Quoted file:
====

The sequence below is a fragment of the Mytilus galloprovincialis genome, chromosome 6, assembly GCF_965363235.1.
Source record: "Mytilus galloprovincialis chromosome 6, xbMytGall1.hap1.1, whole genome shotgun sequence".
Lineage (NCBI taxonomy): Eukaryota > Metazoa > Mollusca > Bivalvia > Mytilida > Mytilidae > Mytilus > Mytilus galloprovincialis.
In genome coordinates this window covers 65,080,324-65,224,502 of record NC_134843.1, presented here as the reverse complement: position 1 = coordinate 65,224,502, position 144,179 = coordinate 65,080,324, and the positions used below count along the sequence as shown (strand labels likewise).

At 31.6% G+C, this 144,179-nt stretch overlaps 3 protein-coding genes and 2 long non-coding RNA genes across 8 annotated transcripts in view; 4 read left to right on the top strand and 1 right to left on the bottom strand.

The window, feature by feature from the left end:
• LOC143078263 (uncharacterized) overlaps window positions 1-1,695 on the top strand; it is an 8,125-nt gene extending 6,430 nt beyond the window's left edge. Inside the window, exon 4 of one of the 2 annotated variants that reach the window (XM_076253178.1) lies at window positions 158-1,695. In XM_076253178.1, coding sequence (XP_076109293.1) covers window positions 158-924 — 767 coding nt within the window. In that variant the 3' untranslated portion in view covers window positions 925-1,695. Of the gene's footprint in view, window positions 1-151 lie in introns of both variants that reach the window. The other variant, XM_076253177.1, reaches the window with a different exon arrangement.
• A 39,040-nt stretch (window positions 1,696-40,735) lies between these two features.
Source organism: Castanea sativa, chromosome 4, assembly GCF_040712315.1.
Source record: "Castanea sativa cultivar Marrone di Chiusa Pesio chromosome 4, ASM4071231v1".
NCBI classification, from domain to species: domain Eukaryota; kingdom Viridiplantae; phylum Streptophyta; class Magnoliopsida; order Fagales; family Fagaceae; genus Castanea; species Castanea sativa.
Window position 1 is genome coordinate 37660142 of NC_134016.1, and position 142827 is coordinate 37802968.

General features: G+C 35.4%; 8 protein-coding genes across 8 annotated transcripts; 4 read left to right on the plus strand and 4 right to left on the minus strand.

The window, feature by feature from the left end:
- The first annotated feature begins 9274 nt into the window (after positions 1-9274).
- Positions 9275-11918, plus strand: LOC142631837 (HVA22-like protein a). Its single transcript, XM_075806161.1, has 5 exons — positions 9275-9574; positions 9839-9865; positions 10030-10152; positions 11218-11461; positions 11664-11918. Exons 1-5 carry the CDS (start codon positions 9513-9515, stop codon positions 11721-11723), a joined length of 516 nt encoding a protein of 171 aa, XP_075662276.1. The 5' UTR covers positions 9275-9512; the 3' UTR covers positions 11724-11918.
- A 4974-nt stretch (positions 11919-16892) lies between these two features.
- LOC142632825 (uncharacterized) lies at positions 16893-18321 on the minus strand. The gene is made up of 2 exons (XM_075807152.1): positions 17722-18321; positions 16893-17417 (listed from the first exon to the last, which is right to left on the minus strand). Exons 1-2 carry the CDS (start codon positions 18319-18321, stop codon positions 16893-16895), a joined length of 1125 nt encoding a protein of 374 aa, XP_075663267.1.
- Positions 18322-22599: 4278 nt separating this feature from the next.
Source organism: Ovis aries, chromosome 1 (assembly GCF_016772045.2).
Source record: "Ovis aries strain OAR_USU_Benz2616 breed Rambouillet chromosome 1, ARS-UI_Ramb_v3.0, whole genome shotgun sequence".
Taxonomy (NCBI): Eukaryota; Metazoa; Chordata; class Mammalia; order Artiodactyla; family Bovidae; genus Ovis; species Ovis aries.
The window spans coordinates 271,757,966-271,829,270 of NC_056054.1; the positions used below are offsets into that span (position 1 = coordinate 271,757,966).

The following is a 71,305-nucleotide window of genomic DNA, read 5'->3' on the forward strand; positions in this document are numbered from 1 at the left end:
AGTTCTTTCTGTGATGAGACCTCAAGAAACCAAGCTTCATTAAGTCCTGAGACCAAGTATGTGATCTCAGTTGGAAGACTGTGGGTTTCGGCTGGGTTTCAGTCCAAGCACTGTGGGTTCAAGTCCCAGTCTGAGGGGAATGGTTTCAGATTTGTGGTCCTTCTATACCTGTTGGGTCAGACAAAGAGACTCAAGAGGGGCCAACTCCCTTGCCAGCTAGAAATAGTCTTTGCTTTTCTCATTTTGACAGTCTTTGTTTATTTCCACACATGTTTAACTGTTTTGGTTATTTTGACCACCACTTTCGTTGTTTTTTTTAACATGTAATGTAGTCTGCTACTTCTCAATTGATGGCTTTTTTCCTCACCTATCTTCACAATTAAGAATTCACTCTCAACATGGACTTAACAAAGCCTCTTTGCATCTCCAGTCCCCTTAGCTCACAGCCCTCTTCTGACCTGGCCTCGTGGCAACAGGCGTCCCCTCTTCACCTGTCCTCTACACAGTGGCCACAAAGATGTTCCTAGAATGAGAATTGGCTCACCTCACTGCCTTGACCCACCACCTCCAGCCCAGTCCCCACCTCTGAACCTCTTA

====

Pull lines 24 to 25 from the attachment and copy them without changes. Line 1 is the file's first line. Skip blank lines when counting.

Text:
The following is a 71,305-nucleotide window of genomic DNA, read 5'->3' on the forward strand; positions in this document are numbered from 1 at the left end:
AGTTCTTTCTGTGATGAGACCTCAAGAAACCAAGCTTCATTAAGTCCTGAGACCAAGTATGTGATCTCAGTTGGAAGACTGTGGGTTTCGGCTGGGTTTCAGTCCAAGCACTGTGGGTTCAAGTCCCAGTCTGAGGGGAATGGTTTCAGATTTGTGGTCCTTCTATACCTGTTGGGTCAGACAAAGAGACTCAAGAGGGGCCAACTCCCTTGCCAGCTAGAAATAGTCTTTGCTTTTCTCATTTTGACAGTCTTTGTTTATTTCCACACATGTTTAACTGTTTTGGTTATTTTGACCACCACTTTCGTTGTTTTTTTTAACATGTAATGTAGTCTGCTACTTCTCAATTGATGGCTTTTTTCCTCACCTATCTTCACAATTAAGAATTCACTCTCAACATGGACTTAACAAAGCCTCTTTGCATCTCCAGTCCCCTTAGCTCACAGCCCTCTTCTGACCTGGCCTCGTGGCAACAGGCGTCCCCTCTTCACCTGTCCTCTACACAGTGGCCACAAAGATGTTCCTAGAATGAGAATTGGCTCACCTCACTGCCTTGACCCACCACCTCCAGCCCAGTCCCCACCTCTGAACCTCTTA